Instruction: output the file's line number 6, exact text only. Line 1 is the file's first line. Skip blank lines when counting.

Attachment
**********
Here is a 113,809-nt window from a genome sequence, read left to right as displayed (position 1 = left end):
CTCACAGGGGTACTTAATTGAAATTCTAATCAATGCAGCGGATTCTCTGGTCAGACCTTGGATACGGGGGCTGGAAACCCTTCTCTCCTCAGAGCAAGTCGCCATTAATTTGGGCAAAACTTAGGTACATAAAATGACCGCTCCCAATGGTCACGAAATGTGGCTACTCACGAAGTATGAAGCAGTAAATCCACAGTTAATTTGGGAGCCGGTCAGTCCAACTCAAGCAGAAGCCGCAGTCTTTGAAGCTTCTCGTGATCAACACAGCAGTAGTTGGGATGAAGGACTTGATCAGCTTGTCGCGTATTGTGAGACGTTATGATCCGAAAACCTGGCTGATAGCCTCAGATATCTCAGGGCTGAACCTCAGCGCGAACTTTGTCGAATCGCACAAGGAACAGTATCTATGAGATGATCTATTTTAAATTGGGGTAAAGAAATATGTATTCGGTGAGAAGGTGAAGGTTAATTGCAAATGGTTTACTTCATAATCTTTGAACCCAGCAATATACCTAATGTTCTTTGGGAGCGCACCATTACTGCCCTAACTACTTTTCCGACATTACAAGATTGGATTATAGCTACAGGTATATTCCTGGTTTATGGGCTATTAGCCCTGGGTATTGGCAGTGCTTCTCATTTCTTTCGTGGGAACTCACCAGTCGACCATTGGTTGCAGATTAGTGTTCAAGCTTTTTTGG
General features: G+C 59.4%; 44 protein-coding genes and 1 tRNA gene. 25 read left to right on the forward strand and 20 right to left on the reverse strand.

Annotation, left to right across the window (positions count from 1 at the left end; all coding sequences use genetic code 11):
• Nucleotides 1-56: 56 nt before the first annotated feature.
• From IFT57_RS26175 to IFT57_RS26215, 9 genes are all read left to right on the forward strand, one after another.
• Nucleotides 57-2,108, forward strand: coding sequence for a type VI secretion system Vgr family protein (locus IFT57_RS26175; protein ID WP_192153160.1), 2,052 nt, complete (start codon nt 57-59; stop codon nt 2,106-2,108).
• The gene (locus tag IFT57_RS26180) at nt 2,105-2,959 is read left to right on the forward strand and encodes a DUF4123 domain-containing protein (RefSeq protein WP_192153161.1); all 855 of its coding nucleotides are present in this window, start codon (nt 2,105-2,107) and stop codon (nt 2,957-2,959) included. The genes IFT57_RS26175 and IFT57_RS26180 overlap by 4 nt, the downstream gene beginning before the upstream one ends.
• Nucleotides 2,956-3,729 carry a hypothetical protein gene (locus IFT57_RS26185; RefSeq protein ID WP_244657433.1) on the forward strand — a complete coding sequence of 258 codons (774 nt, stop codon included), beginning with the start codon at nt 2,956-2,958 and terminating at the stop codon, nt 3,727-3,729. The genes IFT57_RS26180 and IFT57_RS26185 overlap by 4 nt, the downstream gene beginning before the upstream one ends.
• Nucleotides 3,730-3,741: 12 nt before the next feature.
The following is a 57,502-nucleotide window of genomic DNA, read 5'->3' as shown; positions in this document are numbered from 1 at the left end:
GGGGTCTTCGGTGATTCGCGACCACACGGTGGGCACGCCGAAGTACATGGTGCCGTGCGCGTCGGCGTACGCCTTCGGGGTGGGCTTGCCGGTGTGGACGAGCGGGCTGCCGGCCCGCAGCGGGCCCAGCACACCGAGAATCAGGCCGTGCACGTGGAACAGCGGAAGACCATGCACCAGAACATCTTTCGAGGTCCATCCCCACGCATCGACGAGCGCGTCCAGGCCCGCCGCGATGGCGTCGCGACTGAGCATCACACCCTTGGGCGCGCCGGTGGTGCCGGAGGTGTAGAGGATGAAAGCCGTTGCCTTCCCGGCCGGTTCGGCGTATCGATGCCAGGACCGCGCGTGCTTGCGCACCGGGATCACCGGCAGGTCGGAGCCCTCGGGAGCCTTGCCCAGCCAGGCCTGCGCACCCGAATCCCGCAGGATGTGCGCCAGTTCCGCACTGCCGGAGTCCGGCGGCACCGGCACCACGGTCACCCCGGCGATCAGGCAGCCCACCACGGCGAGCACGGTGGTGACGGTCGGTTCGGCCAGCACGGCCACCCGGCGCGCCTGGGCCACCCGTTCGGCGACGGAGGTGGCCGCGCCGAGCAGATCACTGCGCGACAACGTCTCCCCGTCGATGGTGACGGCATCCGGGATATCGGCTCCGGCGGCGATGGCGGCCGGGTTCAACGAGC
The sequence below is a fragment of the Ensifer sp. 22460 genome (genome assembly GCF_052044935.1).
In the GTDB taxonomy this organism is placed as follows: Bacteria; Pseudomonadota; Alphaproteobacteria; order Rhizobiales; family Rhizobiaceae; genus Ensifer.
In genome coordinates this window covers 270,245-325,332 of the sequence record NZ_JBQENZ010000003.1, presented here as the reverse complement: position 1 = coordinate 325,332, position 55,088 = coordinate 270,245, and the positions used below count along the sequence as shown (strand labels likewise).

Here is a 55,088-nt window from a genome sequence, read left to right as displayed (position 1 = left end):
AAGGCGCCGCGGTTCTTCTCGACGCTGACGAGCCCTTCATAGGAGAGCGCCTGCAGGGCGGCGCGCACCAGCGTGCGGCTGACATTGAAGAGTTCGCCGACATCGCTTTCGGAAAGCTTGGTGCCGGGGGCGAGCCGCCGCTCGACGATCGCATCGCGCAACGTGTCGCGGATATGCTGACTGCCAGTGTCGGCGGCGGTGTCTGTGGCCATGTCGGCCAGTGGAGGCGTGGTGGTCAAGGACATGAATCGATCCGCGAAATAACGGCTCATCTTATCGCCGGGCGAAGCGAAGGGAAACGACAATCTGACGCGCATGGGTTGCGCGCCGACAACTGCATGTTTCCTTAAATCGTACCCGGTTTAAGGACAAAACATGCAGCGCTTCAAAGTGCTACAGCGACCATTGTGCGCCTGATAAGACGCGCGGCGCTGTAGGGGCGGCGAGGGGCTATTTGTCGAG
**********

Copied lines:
• From IFT57_RS26175 to IFT57_RS26215, 9 genes are all read left to right on the forward strand, one after another.